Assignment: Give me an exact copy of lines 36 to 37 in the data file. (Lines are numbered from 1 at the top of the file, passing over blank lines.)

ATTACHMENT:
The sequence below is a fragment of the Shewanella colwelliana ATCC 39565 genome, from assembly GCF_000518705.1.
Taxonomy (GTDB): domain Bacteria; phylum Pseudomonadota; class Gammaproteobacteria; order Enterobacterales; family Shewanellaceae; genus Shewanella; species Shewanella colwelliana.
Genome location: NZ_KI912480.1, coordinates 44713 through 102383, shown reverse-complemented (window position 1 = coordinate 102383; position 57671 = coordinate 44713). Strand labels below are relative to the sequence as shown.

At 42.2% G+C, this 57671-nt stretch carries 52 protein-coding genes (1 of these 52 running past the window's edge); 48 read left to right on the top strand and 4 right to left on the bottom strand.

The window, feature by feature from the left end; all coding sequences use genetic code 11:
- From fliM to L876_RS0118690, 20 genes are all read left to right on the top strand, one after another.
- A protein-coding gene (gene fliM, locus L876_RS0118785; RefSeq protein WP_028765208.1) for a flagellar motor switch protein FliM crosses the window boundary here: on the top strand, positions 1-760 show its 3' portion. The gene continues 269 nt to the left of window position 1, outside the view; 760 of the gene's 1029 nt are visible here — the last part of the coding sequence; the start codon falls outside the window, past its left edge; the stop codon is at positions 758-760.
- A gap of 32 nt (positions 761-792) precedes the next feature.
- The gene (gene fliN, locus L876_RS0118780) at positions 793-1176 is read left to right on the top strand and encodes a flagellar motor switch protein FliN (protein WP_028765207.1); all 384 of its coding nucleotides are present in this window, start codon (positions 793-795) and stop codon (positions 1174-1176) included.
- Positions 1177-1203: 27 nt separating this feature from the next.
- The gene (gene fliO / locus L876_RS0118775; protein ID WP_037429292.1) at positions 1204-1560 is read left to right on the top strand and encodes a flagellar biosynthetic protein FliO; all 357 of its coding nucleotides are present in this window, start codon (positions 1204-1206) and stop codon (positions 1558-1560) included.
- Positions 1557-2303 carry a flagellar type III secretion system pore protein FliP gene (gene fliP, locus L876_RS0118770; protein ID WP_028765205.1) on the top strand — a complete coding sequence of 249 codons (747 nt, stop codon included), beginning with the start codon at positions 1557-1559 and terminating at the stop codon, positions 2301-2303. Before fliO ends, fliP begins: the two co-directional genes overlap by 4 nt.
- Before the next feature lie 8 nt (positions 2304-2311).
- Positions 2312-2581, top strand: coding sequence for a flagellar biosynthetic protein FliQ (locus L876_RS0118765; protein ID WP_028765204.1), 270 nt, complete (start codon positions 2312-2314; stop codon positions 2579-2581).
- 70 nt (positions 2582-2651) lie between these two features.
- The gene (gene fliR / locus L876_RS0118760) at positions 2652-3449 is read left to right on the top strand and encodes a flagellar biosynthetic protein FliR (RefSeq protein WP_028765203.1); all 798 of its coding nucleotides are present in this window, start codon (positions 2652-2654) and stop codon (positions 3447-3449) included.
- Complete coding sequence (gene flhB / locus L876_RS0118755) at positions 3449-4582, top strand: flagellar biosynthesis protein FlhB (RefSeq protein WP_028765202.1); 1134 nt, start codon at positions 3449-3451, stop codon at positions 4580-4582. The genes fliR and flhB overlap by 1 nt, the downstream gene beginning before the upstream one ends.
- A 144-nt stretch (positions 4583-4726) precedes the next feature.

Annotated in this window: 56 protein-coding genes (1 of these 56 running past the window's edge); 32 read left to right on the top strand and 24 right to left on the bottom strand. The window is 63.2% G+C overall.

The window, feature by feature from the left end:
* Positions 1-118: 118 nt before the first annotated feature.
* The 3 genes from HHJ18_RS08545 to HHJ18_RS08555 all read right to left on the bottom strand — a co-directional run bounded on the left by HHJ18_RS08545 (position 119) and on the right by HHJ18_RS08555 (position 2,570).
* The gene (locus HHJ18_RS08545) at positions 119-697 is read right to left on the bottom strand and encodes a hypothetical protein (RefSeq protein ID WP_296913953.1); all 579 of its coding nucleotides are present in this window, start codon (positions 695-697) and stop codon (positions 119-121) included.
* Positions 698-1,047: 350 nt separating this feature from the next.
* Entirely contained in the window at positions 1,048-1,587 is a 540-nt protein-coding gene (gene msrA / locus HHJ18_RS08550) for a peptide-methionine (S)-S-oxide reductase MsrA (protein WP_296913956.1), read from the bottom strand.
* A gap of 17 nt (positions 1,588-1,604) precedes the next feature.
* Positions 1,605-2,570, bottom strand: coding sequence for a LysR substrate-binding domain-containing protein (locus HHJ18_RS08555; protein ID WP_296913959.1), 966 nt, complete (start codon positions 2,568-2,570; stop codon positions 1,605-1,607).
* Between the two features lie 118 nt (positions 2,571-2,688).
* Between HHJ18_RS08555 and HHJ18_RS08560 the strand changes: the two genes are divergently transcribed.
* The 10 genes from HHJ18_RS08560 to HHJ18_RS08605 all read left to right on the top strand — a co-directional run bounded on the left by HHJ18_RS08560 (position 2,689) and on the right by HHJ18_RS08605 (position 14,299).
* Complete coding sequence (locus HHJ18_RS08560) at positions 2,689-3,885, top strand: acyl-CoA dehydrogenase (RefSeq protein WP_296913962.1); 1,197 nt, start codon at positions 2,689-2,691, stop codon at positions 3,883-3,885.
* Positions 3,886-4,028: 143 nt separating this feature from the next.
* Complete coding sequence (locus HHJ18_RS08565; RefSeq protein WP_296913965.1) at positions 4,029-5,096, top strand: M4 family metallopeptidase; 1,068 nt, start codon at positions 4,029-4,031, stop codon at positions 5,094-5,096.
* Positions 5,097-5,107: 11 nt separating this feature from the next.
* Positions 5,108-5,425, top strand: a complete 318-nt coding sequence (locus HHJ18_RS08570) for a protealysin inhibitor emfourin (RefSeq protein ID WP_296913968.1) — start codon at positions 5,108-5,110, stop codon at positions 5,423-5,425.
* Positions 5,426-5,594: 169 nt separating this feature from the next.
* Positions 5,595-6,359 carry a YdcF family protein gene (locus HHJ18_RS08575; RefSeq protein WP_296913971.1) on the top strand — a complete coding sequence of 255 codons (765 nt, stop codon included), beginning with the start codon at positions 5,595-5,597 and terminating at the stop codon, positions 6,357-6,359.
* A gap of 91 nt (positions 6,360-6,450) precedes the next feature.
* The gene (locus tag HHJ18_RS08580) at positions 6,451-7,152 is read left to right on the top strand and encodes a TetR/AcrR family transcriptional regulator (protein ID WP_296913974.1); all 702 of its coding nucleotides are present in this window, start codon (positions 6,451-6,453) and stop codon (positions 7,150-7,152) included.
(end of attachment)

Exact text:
* Positions 5,426-5,594: 169 nt separating this feature from the next.
* Positions 5,595-6,359 carry a YdcF family protein gene (locus HHJ18_RS08575; RefSeq protein WP_296913971.1) on the top strand — a complete coding sequence of 255 codons (765 nt, stop codon included), beginning with the start codon at positions 5,595-5,597 and terminating at the stop codon, positions 6,357-6,359.